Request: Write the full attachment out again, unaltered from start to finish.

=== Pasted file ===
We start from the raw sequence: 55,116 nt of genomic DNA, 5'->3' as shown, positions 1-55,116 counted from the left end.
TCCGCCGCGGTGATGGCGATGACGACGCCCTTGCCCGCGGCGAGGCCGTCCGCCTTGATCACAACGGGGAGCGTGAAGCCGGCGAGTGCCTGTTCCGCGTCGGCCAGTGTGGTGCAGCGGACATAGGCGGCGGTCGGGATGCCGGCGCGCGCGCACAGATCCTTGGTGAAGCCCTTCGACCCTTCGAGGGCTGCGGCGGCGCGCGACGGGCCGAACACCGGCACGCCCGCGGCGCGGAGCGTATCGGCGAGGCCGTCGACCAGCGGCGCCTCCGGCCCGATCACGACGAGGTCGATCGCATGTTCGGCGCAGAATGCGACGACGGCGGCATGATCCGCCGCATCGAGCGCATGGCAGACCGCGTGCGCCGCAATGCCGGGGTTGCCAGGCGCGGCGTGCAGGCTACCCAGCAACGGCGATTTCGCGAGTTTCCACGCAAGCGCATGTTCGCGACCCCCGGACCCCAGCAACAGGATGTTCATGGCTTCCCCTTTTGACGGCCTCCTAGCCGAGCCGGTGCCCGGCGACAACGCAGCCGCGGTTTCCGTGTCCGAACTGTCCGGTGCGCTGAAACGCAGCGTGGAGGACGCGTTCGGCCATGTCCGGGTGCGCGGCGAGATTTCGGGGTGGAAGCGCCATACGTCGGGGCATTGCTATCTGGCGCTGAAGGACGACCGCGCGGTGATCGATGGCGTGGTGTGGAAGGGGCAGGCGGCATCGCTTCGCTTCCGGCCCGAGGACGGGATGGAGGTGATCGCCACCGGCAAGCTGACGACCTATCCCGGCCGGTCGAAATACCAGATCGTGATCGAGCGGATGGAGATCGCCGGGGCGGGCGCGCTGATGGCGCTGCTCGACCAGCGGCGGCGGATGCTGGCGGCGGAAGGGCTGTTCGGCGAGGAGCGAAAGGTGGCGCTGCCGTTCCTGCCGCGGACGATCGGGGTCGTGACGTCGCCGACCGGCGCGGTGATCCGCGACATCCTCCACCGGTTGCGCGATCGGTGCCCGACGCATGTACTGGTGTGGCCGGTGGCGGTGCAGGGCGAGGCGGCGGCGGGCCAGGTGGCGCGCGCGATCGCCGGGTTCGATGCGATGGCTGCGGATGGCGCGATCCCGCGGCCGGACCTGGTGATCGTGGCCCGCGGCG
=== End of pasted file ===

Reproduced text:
We start from the raw sequence: 55,116 nt of genomic DNA, 5'->3' as shown, positions 1-55,116 counted from the left end.
TCCGCCGCGGTGATGGCGATGACGACGCCCTTGCCCGCGGCGAGGCCGTCCGCCTTGATCACAACGGGGAGCGTGAAGCCGGCGAGTGCCTGTTCCGCGTCGGCCAGTGTGGTGCAGCGGACATAGGCGGCGGTCGGGATGCCGGCGCGCGCGCACAGATCCTTGGTGAAGCCCTTCGACCCTTCGAGGGCTGCGGCGGCGCGCGACGGGCCGAACACCGGCACGCCCGCGGCGCGGAGCGTATCGGCGAGGCCGTCGACCAGCGGCGCCTCCGGCCCGATCACGACGAGGTCGATCGCATGTTCGGCGCAGAATGCGACGACGGCGGCATGATCCGCCGCATCGAGCGCATGGCAGACCGCGTGCGCCGCAATGCCGGGGTTGCCAGGCGCGGCGTGCAGGCTACCCAGCAACGGCGATTTCGCGAGTTTCCACGCAAGCGCATGTTCGCGACCCCCGGACCCCAGCAACAGGATGTTCATGGCTTCCCCTTTTGACGGCCTCCTAGCCGAGCCGGTGCCCGGCGACAACGCAGCCGCGGTTTCCGTGTCCGAACTGTCCGGTGCGCTGAAACGCAGCGTGGAGGACGCGTTCGGCCATGTCCGGGTGCGCGGCGAGATTTCGGGGTGGAAGCGCCATACGTCGGGGCATTGCTATCTGGCGCTGAAGGACGACCGCGCGGTGATCGATGGCGTGGTGTGGAAGGGGCAGGCGGCATCGCTTCGCTTCCGGCCCGAGGACGGGATGGAGGTGATCGCCACCGGCAAGCTGACGACCTATCCCGGCCGGTCGAAATACCAGATCGTGATCGAGCGGATGGAGATCGCCGGGGCGGGCGCGCTGATGGCGCTGCTCGACCAGCGGCGGCGGATGCTGGCGGCGGAAGGGCTGTTCGGCGAGGAGCGAAAGGTGGCGCTGCCGTTCCTGCCGCGGACGATCGGGGTCGTGACGTCGCCGACCGGCGCGGTGATCCGCGACATCCTCCACCGGTTGCGCGATCGGTGCCCGACGCATGTACTGGTGTGGCCGGTGGCGGTGCAGGGCGAGGCGGCGGCGGGCCAGGTGGCGCGCGCGATCGCCGGGTTCGATGCGATGGCTGCGGATGGCGCGATCCCGCGGCCGGACCTGGTGATCGTGGCCCGCGGCG